Denver or Cleveland could trade down, but a team would almost certainly be trading up for a quarterback unless they were trying to sneak in ahead of the Colts for Barkley, but in that case, I think Ballard can feel comfortable know that his consolation prize will be Quenton Nelson, Denzel Ward, Derwin James, Tremaine Edmunds, or someone else. After all, Indy has too many needs.

The Colts are my pick for Barkley, but could a team try to trade up for him if he doesn’t fall? Or at least, I want to follow up on the question of, “Do coaches still truly respect running backs like they used to?”

BUCS AT 7

Head Coach Dirk Koetter:

“Things are different all the time,” Koetter said at the owners meetings, according to Rick Stroud of the Tampa Bay Times. “This year, all of sudden, running backs got valued. The free-agent running backs that came out this year, all of a sudden there was a big market and the price — we were in on it. We were in on at least one and the price just skyrocketed and we had a lot of other guys we wanted to sign and Jason (Licht) and Mike Greenberg have to balance that all out. The good news is, it’s well publicized, it’s a very strong running back class in the draft.”

This is such an interesting quote about running backs: “...and the price just skyrocketed.”

The only running back who was expensive this year was Jerick McKinnon, who signed a contract with the 49ers at $7.5 million per year and $10.5 million in 2018. That is indeed a lot for a running back, but it is not “a lot” in general. As you’ve seen above, a highly-paid WR or QB or DE or OL or so on makes a lot more than a highly-paid running back. The Bucs gave center Ryan Jensen an APY of over $10 million. Jensen was a backup on the Ravens until starting 16 games last season. He is a center. And Tampa Bay felt more comfortable giving him $40+ million than they did getting into a running back market that was costing $5 million on the high end once you got past McKinnon. (Likely the player they were targeting if you consider that he was the only one who “skyrocketed” and indeed, Tampa was rumored to be in on McKinnon.)

Consider that Doug Martin is making less than $1.5 million on the Oakland Raiders next season. Did the Bucs offer him a paycut before he left? Would they have paid him $2 million? Which again, is $8 million less than their center?

No, the Bucs don’t seem to think that the running back position is what it once was.

BEARS AT 8

GM Ryan Pace moved up for Mitchell Trubisky last year and for Leonard Floyd the year before. Head coach Matt Nagy spent one year as the offensive coordinator for the Chiefs, and Kareem Hunt proved pivotal to their success. Chicago claims to be committed to Jordan Howard, but I think he could be considered an over-achiever: Howard was 35th in success rate last season and has played behind an elite interior offensive line during his two years, giving him a high rate of yards-before-contact.

The Bears are a threat to take Barkley, but I do believe it will require a trade up. That’s something that could happen, but the price could be higher if there’s a strong market for trading up for a QB at 4-6.

49ERS AT 9

Head Coach Kyle Shanahan:

“It’s been proven that you can get guys later. But, that by no means makes it that I’m going to say we’re never going to draft a running back high. When you find a special one and you think that makes sense for your team, you should never hesitate to do that. A big-time running back, whether it’s Fournette, whether it’s [Arizona Cardinals RB] Adrian Peterson who was a top-10 pick, whether it was [former NFL RB] Terrell Davis in the sixth round, whether it’s [Arizona Cardinals RB] David Johnson who I think was a third rounder or [Pittsburgh Steelers RB] Le’Veon Bell I think is a second rounder, all those guys are worth top-five picks, but they were all found different places. If they came back out, if Terrell came out I promise you he’s not going in the sixth round. He’s probably going as a top-five pick and that’s one of the reasons they won a Super Bowl. You’ve just got to find who you think that guy is. There’s lots of ways to do it.”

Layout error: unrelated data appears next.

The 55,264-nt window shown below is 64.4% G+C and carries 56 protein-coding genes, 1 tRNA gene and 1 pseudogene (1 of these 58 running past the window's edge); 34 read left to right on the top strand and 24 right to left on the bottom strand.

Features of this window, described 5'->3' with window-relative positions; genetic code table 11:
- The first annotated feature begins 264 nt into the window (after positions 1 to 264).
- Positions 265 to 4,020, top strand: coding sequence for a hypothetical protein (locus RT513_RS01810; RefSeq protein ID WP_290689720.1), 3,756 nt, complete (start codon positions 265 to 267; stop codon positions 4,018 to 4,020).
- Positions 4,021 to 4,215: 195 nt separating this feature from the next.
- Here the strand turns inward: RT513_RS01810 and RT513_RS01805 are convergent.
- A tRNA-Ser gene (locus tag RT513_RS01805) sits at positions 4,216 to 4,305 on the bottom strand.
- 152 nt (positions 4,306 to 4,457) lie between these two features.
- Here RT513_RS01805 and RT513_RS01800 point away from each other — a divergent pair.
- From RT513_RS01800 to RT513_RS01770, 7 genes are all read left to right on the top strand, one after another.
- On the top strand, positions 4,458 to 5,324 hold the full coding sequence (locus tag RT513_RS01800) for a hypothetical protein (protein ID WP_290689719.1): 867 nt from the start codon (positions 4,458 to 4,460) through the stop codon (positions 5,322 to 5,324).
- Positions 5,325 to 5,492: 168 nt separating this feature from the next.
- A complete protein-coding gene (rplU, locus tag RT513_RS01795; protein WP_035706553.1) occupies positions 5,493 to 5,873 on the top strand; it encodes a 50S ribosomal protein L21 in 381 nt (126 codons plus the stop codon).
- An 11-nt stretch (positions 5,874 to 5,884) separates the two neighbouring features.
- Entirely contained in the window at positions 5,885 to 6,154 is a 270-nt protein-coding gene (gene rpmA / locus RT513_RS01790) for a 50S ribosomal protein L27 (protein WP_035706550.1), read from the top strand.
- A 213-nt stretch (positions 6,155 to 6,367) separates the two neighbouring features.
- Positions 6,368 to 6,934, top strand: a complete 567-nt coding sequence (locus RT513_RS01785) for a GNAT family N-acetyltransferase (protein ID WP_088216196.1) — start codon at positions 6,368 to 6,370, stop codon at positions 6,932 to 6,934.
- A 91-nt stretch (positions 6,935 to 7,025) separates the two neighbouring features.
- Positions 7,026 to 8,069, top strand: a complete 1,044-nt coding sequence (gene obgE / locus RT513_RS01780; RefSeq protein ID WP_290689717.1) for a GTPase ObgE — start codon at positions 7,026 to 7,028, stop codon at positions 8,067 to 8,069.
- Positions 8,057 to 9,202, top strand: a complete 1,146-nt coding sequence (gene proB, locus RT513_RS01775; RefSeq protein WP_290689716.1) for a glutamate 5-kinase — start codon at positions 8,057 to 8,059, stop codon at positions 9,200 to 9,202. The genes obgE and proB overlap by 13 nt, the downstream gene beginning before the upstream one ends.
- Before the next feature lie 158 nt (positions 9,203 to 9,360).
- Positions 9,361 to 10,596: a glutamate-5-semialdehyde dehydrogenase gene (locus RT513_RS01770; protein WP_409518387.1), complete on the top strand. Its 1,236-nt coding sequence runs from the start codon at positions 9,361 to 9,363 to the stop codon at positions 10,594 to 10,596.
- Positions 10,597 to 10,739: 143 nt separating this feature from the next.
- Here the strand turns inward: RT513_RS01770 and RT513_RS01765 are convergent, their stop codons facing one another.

When you would take a guy in a re-draft doesn’t matter at all. The only thing that matters is when that running back was originally drafted because that’s what that player cost to his team. Shanahan does seem to play both sides, saying he might draft a running back at whatever point it would take to acquire that particular running back. Because they signed McKinnon, that makes the Niners unlikely to take a running back early.

But I would not be at all surprised if Shanahan and Lynch were the type of duo to take Barkley early in a year when they had need and opportunity to do so; San Francisco has the highest-paid fullback (by far) and the second-highest paid running back of 2018.

RAIDERS AT 10

I don’t expect Oakland to take a running back early after committing to Marshawn Lynch and signing Martin. Jon Gruden sounds content with those two players and Jalen Richard/DeAndre Washington, though the Raiders could be in on a running back later. And if the Raiders were picking earlier, I wouldn’t be surprised if Gruden kept with that “old school” line of thinking, nor do I think that the organization would mind having a player (Rams: Todd Gurley, Chargers: Melvin Gordon) to promote as “exciting to watch” before changing cities and selling the team to a new base of fans.

That’s what I’m seeing in the top 10 and my big takeaway is basically that because I don’t see the Browns as an actual threat to take Barkley, he likely does not go in the top five. It would be interesting to see if Shurmur would risk using another premium pick on a running back after the Richardson fiasco and if Gettleman is really gonna be the GM who takes Christian McCaffrey and Saquon Barkley in back-to-back years, even if it is on different teams. New York’s needs go so far beyond RB and they have a rare opportunity to grab a top-two quarterback to develop while they still have a capable veteran starter. And I don’t see Elway as the type to draft a running back this early after he cut ways with C.J. Anderson over a difference of a couple million dollars.

It looks like the Colts to me at six. Even if that’s not what they’re saying — what you say is important, but utterly meaningless if it’s not what you end up doing.